2,070 research outputs found

### Superradiant light scattering and grating formation in cold atomic vapours

A semi-classical theory of coherent light scattering from an elongated sample
of cold atoms exposed to an off-resonant laser beam is presented. The model,
which is a direct extension of that of the collective atomic recoil laser
(CARL), describes the emission of two superradiant pulses along the sample's
major axis simultaneous with the formation of a bidimensional atomic grating
inside the sample. It provides a simple physical picture of the recent
observation of collective light scattering from a Bose-Einstein condensate [S.
Inouye et al., Science N.285, p. 571 (1999)]. In addition, the model provides
an analytical description of the temporal evolution of the scattered light
intensity which shows good quantitative agreement with the experimental results
of Inouye et al.Comment: submitted to Optics Communications, LaTex version, 2 postscript
figure

### Quantum effects in the collective light scattering by coherent atomic recoil in a Bose-Einstein condensate

We extend the semiclassical model of the collective atomic recoil laser
(CARL) to include the quantum mechanical description of the center-of-mass
motion of the atoms in a Bose-Einstein condensate (BEC). We show that when the
average atomic momentum is less than the recoil momentum $\hbar\vec q$, the
CARL equations reduce to the Maxwell-Bloch equations for two momentum levels.
In the conservative regime (no radiation losses), the quantum model depends on
a single collective parameter, $\rho$, that can be interpreted as the average
number of photons scattered per atom in the classical limit. When $\rho\gg 1$,
the semiclassical CARL regime is recovered, with many momentum levels populated
at saturation. On the contrary, when $\rho\le 1$, the average momentum
oscillates between zero and $\hbar\vec q$, and a periodic train of $2\pi$
hyperbolic secant pulses is emitted. In the dissipative regime (large radiation
losses) and in a suitable quantum limit, a sequential superfluorescence
scattering occurs, in which after each process atoms emit a $\pi$ hyperbolic
secant pulse and populate a lower momentum state. These results describe the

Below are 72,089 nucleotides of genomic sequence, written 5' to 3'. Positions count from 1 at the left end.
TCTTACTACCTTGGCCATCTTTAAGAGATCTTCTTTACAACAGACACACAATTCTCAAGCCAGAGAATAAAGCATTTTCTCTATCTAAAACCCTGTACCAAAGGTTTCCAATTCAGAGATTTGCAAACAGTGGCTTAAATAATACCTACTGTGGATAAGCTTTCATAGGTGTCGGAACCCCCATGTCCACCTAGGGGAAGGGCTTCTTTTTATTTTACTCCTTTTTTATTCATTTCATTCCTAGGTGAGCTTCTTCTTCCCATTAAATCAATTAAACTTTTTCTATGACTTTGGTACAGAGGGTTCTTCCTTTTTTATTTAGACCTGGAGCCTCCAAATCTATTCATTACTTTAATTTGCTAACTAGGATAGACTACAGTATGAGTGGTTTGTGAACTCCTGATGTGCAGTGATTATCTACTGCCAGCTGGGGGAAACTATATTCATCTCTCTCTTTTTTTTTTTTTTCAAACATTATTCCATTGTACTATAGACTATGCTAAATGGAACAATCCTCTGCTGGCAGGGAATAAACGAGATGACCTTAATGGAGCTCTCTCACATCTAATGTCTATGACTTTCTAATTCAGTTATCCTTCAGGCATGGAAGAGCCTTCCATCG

regular arrangement of the momentum pattern observed in recent experiments of
superradiant Rayleigh scattering from a BEC.Comment: submitted for publication on Phys. Rev.

### Quantum theory of SASE FEL

We describe a free-electron laser (FEL) in the Self-Amplified Spontaneous Emission (SASE) regime quantizing the electron motion and taking into account propagation effects. We demonstrate quantum purification of the SASE spectrum, i.e. in a properly defined quantum regime the spiking behavior disappears and the SASE power spectrum becomes very narrow

### The Semiclassical and Quantum Regimes of Superradiant Light Scattering from a Bose-Einstein Condensate

We show that many features of the recent experiments of Schneble et al. [D.
Schneble, Y. Torii, M. Boyd, E.W. Streed, D.E. Pritchard and W. Ketterle,
Science vol. 300, p. 475 (2003)], which demonstrate two different regimes of
light scattering by a Bose-Einstein condensate, can be described using a
one-dimensional mean-field quantum CARL model, where optical amplification
occurs simultaneously with the production of a periodic density modulation in
the atomic medium. The two regimes of light scattering observed in these
experiments, originally described as ``Kapiza-Dirac scattering'' and
``Superradiant Rayleigh scattering'', can be interpreted as the semiclassical
and quantum limits respectively of CARL lasing.Comment: 10 pages, 5 figures - to appear in Journal of Optics

### Effects of atomic diffraction on the Collective Atomic Recoil Laser

We formulate a wave atom optics theory of the Collective Atomic Recoil Laser,